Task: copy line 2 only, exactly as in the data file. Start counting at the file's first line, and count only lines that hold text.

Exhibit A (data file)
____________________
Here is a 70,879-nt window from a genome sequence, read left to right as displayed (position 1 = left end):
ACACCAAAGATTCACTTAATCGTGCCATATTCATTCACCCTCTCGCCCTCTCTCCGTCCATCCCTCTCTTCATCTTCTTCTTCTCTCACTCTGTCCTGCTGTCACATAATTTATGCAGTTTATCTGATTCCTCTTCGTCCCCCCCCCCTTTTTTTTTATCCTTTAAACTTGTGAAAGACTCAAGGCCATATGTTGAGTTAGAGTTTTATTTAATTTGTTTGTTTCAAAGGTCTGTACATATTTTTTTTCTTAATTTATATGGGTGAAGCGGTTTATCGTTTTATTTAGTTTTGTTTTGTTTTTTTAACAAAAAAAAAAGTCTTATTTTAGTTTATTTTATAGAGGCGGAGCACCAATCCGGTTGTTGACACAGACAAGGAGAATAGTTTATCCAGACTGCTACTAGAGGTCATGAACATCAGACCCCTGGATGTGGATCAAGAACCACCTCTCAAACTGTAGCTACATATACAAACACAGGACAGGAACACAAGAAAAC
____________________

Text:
ACACCAAAGATTCACTTAATCGTGCCATATTCATTCACCCTCTCGCCCTCTCTCCGTCCATCCCTCTCTTCATCTTCTTCTTCTCTCACTCTGTCCTGCTGTCACATAATTTATGCAGTTTATCTGATTCCTCTTCGTCCCCCCCCCCTTTTTTTTTATCCTTTAAACTTGTGAAAGACTCAAGGCCATATGTTGAGTTAGAGTTTTATTTAATTTGTTTGTTTCAAAGGTCTGTACATATTTTTTTTCTTAATTTATATGGGTGAAGCGGTTTATCGTTTTATTTAGTTTTGTTTTGTTTTTTTAACAAAAAAAAAAGTCTTATTTTAGTTTATTTTATAGAGGCGGAGCACCAATCCGGTTGTTGACACAGACAAGGAGAATAGTTTATCCAGACTGCTACTAGAGGTCATGAACATCAGACCCCTGGATGTGGATCAAGAACCACCTCTCAAACTGTAGCTACATATACAAACACAGGACAGGAACACAAGAAAAC